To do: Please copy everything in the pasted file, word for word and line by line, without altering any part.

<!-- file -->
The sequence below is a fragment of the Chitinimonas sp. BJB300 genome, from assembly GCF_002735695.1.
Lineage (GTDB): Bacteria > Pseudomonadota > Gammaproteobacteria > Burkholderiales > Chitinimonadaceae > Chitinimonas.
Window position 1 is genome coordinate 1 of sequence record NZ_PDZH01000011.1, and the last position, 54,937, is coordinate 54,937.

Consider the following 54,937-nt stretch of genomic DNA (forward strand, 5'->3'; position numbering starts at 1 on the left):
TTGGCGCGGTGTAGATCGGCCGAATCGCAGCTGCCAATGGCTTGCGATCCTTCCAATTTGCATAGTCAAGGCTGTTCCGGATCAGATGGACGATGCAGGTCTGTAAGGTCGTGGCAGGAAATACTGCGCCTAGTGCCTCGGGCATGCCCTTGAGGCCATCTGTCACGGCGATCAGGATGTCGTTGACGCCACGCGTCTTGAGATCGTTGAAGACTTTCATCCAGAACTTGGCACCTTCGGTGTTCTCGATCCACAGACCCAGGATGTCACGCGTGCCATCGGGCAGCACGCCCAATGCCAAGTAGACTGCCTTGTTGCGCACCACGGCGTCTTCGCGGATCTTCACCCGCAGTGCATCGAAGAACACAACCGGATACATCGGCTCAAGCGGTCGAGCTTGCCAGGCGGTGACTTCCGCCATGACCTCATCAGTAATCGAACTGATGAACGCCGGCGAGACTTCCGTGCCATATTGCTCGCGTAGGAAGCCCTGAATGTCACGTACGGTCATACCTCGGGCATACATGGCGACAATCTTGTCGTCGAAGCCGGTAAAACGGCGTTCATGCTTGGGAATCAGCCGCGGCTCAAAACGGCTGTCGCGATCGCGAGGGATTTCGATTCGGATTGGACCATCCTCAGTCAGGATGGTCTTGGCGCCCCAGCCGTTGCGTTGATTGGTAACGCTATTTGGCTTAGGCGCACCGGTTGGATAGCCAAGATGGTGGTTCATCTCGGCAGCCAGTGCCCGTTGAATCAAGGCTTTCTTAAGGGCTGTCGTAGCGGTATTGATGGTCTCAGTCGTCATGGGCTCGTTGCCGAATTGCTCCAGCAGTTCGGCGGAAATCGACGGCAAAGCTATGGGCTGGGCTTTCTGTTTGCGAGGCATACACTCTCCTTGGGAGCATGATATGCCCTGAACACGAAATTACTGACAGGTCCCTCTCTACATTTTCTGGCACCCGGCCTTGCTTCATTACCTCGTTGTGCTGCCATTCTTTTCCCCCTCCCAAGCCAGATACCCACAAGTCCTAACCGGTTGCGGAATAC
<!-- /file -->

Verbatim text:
The sequence below is a fragment of the Chitinimonas sp. BJB300 genome, from assembly GCF_002735695.1.
Lineage (GTDB): Bacteria > Pseudomonadota > Gammaproteobacteria > Burkholderiales > Chitinimonadaceae > Chitinimonas.
Window position 1 is genome coordinate 1 of sequence record NZ_PDZH01000011.1, and the last position, 54,937, is coordinate 54,937.

Consider the following 54,937-nt stretch of genomic DNA (forward strand, 5'->3'; position numbering starts at 1 on the left):
TTGGCGCGGTGTAGATCGGCCGAATCGCAGCTGCCAATGGCTTGCGATCCTTCCAATTTGCATAGTCAAGGCTGTTCCGGATCAGATGGACGATGCAGGTCTGTAAGGTCGTGGCAGGAAATACTGCGCCTAGTGCCTCGGGCATGCCCTTGAGGCCATCTGTCACGGCGATCAGGATGTCGTTGACGCCACGCGTCTTGAGATCGTTGAAGACTTTCATCCAGAACTTGGCACCTTCGGTGTTCTCGATCCACAGACCCAGGATGTCACGCGTGCCATCGGGCAGCACGCCCAATGCCAAGTAGACTGCCTTGTTGCGCACCACGGCGTCTTCGCGGATCTTCACCCGCAGTGCATCGAAGAACACAACCGGATACATCGGCTCAAGCGGTCGAGCTTGCCAGGCGGTGACTTCCGCCATGACCTCATCAGTAATCGAACTGATGAACGCCGGCGAGACTTCCGTGCCATATTGCTCGCGTAGGAAGCCCTGAATGTCACGTACGGTCATACCTCGGGCATACATGGCGACAATCTTGTCGTCGAAGCCGGTAAAACGGCGTTCATGCTTGGGAATCAGCCGCGGCTCAAAACGGCTGTCGCGATCGCGAGGGATTTCGATTCGGATTGGACCATCCTCAGTCAGGATGGTCTTGGCGCCCCAGCCGTTGCGTTGATTGGTAACGCTATTTGGCTTAGGCGCACCGGTTGGATAGCCAAGATGGTGGTTCATCTCGGCAGCCAGTGCCCGTTGAATCAAGGCTTTCTTAAGGGCTGTCGTAGCGGTATTGATGGTCTCAGTCGTCATGGGCTCGTTGCCGAATTGCTCCAGCAGTTCGGCGGAAATCGACGGCAAAGCTATGGGCTGGGCTTTCTGTTTGCGAGGCATACACTCTCCTTGGGAGCATGATATGCCCTGAACACGAAATTACTGACAGGTCCCTCTCTACATTTTCTGGCACCCGGCCTTGCTTCATTACCTCGTTGTGCTGCCATTCTTTTCCCCCTCCCAAGCCAGATACCCACAAGTCCTAACCGGTTGCGGAATAC